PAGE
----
Tuesday, April 1, 2014

Stata Fully Mapped into R

Hello all of you Stata loving statistical analysts out there!  I have great news.  I am finally nearly done with the package I have been working on which provides the mechanism for Stata users to seamlessly move from Stata to R though use of my new package "RStata"!

In this package I have taken 150 of the most commonly used commands in Stata and directly mapped their syntax into R.  Not only can they be called using identical syntax but they also return identical arguments to the active window.  In order to accomplish this task, the package has built in dependencies on many useful R packages such as plry, ggplot2, glm, etc.  So installation could take a while.

To see this new package in action, here is some sample code:

library("RStata")

sysuse auto
regress mpg weight c.weight#c.weight foreign


      Source |       SS       df       MS              Number of obs =      74
-------------+------------------------------           F(  3,    70) =   52.25
       Model |  1689.15372     3   563.05124           Prob > F      =  0.0000
    Residual |   754.30574    70  10.7757963           R-squared     =  0.6913
-------------+------------------------------           Adj R-squared =  0.6781
       Total |  2443.45946    73  33.4720474           Root MSE      =  3.2827

-----------------------------------------------------------------------------------
              mpg |      Coef.   Std. Err.      t    P>|t|     [95% Conf. Interval]
------------------+----------------------------------------------------------------
           weight |  -.0165729   .0039692    -4.18   0.000    -.0244892   -.0086567
c.weight#c.weight |   1.59e-06   6.25e-07     2.55   0.013     3.45e-07    2.84e-06
          foreign |    -2.2035   1.059246    -2.08   0.041      -4.3161   -.0909002
            _cons |   56.53884   6.197383     9.12   0.000     44.17855    68.89913
-----------------------------------------------------------------------------------


Please note, I only have a licensed version of Stata up to version 11 so newer commands are omitted from the package.

If you would like to beta test this package or contribute to mapping additional Stata commands, you can find it and installation instructions at:
github.com/EconometricsBySimulation/RStata

14 comments:

  1. You are the man.

    Your package has the very potential to kill the Stata Corp. They may just hire an assassin, who is currently on her way to your office.

    :-)

    Nice Work!!!!!!

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    Replies
    1. Thanks Wei! Oh, what's that at the door?

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  2. I caught this off R-bloggers. I have a friend who is desperately trying to a Stata script into R. This is not funny and has wasted my time.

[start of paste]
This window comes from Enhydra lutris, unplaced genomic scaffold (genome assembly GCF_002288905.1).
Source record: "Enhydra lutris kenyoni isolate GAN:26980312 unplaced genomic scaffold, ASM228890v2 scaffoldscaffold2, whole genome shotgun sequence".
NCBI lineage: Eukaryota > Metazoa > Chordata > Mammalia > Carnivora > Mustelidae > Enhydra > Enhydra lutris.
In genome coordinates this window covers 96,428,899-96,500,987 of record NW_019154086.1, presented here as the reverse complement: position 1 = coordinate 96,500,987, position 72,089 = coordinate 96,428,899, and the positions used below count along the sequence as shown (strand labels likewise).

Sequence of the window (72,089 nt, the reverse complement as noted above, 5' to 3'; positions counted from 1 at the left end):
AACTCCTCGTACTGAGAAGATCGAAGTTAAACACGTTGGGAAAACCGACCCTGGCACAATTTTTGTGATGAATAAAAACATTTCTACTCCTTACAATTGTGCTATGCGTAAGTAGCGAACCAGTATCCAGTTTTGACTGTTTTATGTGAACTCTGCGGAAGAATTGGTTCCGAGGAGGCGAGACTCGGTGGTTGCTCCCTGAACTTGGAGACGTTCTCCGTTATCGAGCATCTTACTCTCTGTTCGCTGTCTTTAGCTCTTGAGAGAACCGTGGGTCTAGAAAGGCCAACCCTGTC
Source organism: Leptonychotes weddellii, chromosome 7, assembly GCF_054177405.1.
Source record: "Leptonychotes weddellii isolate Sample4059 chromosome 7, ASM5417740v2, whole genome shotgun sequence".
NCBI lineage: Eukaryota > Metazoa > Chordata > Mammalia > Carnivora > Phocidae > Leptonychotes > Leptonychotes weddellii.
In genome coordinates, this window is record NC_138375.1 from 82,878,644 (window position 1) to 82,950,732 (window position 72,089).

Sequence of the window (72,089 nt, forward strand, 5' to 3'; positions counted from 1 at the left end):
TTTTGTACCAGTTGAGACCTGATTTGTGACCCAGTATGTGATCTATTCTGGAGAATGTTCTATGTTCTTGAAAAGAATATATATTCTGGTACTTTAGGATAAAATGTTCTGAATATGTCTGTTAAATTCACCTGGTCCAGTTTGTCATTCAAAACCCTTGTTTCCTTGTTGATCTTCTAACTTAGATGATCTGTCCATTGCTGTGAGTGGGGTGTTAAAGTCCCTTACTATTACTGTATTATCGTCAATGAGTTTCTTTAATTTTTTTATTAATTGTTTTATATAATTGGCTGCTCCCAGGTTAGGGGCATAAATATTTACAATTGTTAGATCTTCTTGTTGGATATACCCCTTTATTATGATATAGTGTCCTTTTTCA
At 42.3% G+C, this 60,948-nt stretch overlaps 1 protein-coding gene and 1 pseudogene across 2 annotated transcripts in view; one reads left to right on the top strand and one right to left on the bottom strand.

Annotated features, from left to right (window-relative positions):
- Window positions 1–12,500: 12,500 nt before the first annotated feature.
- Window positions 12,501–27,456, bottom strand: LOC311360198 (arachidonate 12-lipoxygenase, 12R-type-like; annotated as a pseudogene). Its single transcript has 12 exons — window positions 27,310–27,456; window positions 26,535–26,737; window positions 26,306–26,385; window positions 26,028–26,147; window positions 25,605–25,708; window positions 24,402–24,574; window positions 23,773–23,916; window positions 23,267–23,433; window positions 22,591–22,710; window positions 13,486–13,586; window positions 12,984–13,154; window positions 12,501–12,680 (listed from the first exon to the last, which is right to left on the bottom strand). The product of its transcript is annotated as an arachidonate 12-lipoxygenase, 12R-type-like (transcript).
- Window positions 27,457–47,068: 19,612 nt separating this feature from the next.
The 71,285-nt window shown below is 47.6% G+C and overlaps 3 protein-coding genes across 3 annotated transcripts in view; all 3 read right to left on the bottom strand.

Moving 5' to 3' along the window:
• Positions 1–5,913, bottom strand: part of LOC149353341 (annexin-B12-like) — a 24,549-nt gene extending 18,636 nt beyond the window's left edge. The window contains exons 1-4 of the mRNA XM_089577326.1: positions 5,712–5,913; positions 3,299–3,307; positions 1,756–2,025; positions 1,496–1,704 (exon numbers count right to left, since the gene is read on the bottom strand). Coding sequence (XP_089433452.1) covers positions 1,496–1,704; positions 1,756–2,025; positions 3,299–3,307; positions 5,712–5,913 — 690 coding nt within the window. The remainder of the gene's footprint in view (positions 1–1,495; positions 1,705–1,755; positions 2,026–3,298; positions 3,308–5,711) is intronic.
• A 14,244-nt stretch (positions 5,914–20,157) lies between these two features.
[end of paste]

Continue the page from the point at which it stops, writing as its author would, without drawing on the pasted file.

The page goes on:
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    Replies
    1. I am sorry for any distress this post may have caused. Your response to it however is not wasted as there are many R/Stata users who are altogether very happy and eager to help you or your friend with any coding issues you may have. The best place to look for such help is StackOverflow. If you were to post a block of code in Stata and ask for someone to help you translate it into R, I am sure you would get the help that you are requesting.

      Cheers,
      Francis

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    2. I wouldn't make too many promises about what Stack Overflow might do. I am active there and I have to warn that expecting translation of chunks of code is unlikely to work. The best kind of post highlights that you have tried writing code but have run into a specific problem on which you want advice.

      Delete
  3. Interesting and ambitious. A later step might be to show the user the "R way" of accomplishing the same thing. Showing all of the underlying commands would probably be messy, but perhaps you don't have to show the formatting parts and can just show the main call to, e.g. glm. Also there's a small typo: 'plyr' instead of 'plry'.

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    Replies
    1. Thanks for that correction Scott :)

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    2. Oh now I see, haha you definitely got me! I was wondering how you worked around R's function call mechanism. I was thinking you used OOP and redefined a space to be an operator or something tricky. You did indeed do something tricky :). Thanks for a good laugh!

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  4. I have to admit you got me there. And for Anonymous, who probably isn't coming back to check these comments, we've all been up against deadlines. Rushing stats and programming is a bad idea. Don't do it!

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  5. Ohmigod--you totally got me. Nicely done.

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  6. Great Work! I always want to work in R but my head is still thinking in terms of Stata. Your package can really help in the transition! Thanks!

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  7. Hilarious. My favorite part is the combined logo with R subtly boxing out stata.

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